The owners’ collective reticence to sign Kaepernick reflects the disingenuousness of Inspire Change and the opportunism of their political convictions. Jay-Z’s partnership with the organization, which was created merely to save face in the midst of a PR nightmare, reflects the limits of his own agency. While the organization will no doubt help people, it doesn’t overshadow his history of business ventures that hurt others.

In 2012, Jay-Z was a face of the NBA’s New Jersey Nets’ move to Brooklyn and the building of the Barclays Center in downtown Brooklyn. While many Brooklynites were excited about the move, there were others who agreed with activist Beverly Corbin that the Barclay Center project was a “con game by a few people against the people of Brooklyn.”

The arena displaced thousands of low-income residents and raised the rent for small businesses in the area. Several expressed in the book Brooklyn Wars that the arena had no positive impact on their businesses and that the property value became so high that they had to sell them. Jay-Z reps Brooklyn to the utmost, but he was also used as the face of one of the most high-profile examples of gentrification that New York City has seen.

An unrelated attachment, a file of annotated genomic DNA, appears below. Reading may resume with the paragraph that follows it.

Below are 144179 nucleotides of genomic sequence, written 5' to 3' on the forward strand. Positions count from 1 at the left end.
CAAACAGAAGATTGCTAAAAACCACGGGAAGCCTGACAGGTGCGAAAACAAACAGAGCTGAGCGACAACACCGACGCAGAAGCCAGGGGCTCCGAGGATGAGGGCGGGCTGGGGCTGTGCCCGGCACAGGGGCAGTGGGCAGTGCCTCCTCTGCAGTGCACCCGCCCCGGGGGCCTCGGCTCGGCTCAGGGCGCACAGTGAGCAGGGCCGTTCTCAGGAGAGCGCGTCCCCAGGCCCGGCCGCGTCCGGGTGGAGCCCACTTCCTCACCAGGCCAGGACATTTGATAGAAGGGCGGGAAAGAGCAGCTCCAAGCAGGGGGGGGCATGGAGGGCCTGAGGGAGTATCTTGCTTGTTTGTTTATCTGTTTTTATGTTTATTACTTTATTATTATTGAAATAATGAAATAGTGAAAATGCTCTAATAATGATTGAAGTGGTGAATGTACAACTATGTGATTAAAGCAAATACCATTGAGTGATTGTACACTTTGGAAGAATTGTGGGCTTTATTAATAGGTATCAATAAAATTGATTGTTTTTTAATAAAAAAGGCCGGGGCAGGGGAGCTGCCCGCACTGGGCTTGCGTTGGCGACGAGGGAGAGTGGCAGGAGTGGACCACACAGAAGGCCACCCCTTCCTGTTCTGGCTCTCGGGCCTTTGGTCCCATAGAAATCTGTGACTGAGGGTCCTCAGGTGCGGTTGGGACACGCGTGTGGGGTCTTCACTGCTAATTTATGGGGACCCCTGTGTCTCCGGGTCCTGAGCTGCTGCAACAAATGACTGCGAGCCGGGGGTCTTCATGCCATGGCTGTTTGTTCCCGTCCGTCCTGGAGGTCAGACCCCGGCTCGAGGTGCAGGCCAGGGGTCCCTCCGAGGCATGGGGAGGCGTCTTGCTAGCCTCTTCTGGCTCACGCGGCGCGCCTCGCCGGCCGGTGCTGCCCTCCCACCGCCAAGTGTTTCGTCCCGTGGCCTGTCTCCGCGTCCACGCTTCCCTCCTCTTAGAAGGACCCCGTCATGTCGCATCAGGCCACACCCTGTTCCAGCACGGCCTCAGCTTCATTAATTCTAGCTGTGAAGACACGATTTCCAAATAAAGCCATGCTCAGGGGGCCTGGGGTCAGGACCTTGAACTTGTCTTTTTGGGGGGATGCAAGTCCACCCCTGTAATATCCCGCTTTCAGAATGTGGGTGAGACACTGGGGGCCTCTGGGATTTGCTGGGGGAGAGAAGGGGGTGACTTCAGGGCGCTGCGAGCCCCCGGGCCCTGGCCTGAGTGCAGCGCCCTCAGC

Jay-Z’s most recent public comments about the Barclays Center flap included quibbles about people thinking he got wealthy off of the move vs. others who criticize him for not owning enough of the team (his stake in the Nets was 0.15%), but the sticking point wasn’t how much money he made. The people who lost their homes and livelihoods likely don’t care if he made $10 billion or $.10. Brooklyn resident Alvin Bartolomay told NextCity.org that he was initially excited about the move, but “as I got more politically understanding of things, to me, there’s no benefit at all.” Unfortunately, the plight of residents like him was lost in the PR campaign extolling Jay-Z’s business acumen. Fans incited hollow commendations of “Black excellence,” which so frequently ignores the Black exploitation often tied to big-money deals.